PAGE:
NASA Reunites Juno with Jupiter
On August 5, 2011 NASA launched their space probe Juno on a mission that would take nearly five years to complete. The mission? To go where no other spacecraft has dared to go. The planet Jupiter-- the largest planet in the solar system, with a radius that’s 43,441 miles long and is approximately 588 million kilometers from Earth.
Almost five years after Juno’s launch date, on July 4, 2016 the space probe, during a thirty five minute orbital insertion engine burn, successfully entered Jupiter’s orbit. Now with Juno and Jupiter reunited, NASA, according to NASA administrator Charlie Bolden, will be able to “investigate the unknowns of Jupiter’s massive radiation belts to delve deep into not only the planet’s interior, but into how Jupiter was born and how our entire solar system evolved.”
When the engine burn began at 8:18pm PDT it caused the space probe’s velocity to decrease by 1,212 miles per hour allowing Juno to be captured in Jupiter’s orbit. After the burn was complete and Juno was successfully orbiting Jupiter, the spacecraft turned towards the sun so that its rays could once again reach the 18,698 individual solar cells that power Juno and give it its energy. The orbital insertion was the most challenging part of NASA’s mission, but luckily the space probe worked perfectly and entered the orbit without any issues, “Which is always nice when you’re driving with 1.7 billion miles on the odometer.” Says Rick Nybakken, Juno’s project manager from JPL.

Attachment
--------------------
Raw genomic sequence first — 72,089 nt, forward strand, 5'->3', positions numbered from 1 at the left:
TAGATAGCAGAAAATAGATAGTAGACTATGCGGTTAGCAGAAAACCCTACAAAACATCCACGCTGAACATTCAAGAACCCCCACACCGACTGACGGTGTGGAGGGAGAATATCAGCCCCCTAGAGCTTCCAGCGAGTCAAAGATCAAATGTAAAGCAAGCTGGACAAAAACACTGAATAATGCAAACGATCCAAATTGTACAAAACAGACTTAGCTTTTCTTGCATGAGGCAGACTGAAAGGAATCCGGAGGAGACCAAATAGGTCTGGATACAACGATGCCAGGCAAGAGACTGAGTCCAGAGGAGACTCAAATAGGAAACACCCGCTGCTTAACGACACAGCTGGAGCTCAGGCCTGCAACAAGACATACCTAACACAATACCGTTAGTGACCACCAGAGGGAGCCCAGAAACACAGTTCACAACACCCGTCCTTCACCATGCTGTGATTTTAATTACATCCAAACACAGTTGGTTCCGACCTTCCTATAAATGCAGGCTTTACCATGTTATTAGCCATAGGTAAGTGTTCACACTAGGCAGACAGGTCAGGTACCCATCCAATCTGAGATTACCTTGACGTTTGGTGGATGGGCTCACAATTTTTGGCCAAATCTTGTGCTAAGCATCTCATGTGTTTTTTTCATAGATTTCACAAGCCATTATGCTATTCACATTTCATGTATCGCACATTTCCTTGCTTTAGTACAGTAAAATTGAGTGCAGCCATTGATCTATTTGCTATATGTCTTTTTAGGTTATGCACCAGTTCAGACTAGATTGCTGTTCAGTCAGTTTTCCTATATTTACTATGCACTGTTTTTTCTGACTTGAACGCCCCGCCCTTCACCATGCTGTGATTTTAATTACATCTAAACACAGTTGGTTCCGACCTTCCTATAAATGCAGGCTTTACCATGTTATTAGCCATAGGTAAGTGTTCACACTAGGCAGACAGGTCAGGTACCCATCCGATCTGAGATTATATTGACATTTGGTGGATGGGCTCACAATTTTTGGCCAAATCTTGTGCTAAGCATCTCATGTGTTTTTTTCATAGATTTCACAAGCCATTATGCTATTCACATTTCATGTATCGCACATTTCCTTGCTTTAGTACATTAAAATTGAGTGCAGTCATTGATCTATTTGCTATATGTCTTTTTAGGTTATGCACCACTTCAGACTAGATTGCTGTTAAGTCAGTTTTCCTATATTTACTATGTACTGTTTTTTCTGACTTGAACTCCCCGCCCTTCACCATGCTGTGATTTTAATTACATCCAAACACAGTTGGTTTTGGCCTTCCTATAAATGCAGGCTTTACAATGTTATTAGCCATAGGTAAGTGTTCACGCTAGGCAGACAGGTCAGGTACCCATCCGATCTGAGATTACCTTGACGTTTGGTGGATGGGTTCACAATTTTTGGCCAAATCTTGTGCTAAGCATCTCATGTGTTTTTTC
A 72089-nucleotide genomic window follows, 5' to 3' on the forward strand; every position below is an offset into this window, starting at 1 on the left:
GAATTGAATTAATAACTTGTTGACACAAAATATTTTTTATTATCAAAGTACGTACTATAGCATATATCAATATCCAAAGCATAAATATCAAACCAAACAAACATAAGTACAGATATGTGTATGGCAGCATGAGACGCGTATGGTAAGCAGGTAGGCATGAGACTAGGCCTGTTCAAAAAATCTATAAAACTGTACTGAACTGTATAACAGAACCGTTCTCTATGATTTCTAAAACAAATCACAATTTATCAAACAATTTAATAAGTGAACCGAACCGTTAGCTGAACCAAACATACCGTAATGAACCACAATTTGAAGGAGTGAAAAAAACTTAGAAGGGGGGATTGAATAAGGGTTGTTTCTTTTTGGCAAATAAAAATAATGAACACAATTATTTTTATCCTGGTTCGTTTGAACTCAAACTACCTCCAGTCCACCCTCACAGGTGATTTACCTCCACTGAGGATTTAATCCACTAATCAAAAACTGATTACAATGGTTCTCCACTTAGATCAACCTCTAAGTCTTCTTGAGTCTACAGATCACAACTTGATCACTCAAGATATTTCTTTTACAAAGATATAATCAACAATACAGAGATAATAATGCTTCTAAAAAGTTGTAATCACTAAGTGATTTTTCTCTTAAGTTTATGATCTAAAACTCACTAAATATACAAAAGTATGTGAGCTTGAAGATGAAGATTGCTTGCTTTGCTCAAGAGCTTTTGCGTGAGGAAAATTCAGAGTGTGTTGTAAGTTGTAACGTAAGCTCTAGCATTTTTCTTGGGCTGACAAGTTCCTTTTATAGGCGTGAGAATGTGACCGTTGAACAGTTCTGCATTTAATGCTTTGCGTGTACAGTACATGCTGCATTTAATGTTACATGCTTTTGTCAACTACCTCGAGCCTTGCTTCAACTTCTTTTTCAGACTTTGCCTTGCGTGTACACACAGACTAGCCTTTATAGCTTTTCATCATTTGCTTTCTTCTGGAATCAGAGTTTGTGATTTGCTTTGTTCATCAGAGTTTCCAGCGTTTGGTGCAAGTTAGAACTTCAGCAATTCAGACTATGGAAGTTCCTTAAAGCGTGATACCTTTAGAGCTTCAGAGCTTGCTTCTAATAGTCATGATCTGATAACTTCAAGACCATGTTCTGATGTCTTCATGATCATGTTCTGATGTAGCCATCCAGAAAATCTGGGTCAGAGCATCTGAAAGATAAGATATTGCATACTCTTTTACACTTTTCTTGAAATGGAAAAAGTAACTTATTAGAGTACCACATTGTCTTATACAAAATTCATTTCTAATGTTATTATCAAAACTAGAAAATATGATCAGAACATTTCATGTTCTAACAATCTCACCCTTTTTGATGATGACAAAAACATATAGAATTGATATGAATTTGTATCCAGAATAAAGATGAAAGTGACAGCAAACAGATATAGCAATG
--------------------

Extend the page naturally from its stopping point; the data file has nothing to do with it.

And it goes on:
However, despite the success of the mission, so far there are other steps that must occur before the 1.1 billion dollar mission can be completed. The next few months will consist of Juno’s mission and science teams performing final testing on the spacecraft’s subsystems, some final calibrations on the science equipment and some data collection. Officially the data collecting phase begins in October, but according the principle investigator of Juno from the Southwest Research Institute in San Antonio, Scott Bolton, they have found a way to start collecting data a lot earlier than that.
With the help of its nine scientific instruments, Juno will investigate the existence of a solid planetary core, map Jupiter's intense magnetic field, measure the amount of water and ammonia in the deep atmosphere, and observe the planet's auroras. This mission, NASA explains, is a giant leap forward in our understanding of how titans such as Jupiter form and their role in piecing together the rest of the solar system. With the information on Jupiter collected from Juno, NASA hopes to gain further knowledge for understanding other planetary systems being discovered.